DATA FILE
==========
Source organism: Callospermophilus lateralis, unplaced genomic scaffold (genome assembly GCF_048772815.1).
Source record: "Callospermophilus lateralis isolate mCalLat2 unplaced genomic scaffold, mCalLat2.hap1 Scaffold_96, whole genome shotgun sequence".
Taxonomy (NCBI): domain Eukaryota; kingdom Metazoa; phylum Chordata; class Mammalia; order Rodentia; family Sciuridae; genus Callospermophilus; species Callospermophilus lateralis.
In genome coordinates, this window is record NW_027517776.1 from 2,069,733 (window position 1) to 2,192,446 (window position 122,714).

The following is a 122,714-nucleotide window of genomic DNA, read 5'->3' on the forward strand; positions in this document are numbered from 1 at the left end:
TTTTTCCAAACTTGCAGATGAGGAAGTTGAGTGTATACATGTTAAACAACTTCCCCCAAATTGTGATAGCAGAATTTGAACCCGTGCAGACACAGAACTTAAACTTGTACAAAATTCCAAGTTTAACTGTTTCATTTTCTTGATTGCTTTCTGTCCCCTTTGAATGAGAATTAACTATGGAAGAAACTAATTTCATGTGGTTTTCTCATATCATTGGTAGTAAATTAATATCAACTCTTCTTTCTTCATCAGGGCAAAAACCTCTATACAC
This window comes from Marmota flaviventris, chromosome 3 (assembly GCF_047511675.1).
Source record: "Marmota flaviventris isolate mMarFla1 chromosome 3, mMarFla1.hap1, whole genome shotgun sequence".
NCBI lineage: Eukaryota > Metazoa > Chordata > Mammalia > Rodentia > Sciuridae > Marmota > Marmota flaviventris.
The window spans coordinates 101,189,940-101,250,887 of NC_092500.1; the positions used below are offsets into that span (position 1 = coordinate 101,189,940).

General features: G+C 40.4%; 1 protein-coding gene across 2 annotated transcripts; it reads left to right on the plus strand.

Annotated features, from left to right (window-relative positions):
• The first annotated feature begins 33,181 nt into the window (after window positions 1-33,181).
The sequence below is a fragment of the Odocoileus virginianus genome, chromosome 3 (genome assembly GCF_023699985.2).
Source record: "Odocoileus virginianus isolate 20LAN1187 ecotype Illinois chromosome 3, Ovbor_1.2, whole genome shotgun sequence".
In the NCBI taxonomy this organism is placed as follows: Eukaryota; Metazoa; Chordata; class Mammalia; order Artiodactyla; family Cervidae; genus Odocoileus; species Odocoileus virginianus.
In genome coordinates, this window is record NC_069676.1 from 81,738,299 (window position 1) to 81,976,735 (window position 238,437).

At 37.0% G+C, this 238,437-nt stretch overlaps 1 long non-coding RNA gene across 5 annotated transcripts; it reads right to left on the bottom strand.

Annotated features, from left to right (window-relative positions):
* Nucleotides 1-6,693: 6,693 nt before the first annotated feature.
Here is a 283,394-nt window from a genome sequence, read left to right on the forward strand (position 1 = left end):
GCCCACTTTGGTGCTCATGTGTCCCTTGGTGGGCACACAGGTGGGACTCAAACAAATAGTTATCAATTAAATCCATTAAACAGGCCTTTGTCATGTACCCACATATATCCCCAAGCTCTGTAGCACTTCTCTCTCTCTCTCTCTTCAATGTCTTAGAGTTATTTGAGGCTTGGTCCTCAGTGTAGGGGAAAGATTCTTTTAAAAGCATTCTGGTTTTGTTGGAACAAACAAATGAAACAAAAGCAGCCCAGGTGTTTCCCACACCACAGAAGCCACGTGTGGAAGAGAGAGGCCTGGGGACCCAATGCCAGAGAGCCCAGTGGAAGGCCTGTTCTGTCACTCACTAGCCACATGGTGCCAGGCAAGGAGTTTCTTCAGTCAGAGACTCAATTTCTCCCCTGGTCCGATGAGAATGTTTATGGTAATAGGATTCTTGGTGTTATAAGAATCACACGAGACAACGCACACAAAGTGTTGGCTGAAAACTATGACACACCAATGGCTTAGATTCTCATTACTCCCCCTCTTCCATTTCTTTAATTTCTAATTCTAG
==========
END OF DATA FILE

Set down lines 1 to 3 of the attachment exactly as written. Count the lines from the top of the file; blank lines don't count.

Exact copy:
Source organism: Callospermophilus lateralis, unplaced genomic scaffold (genome assembly GCF_048772815.1).
Source record: "Callospermophilus lateralis isolate mCalLat2 unplaced genomic scaffold, mCalLat2.hap1 Scaffold_96, whole genome shotgun sequence".
Taxonomy (NCBI): domain Eukaryota; kingdom Metazoa; phylum Chordata; class Mammalia; order Rodentia; family Sciuridae; genus Callospermophilus; species Callospermophilus lateralis.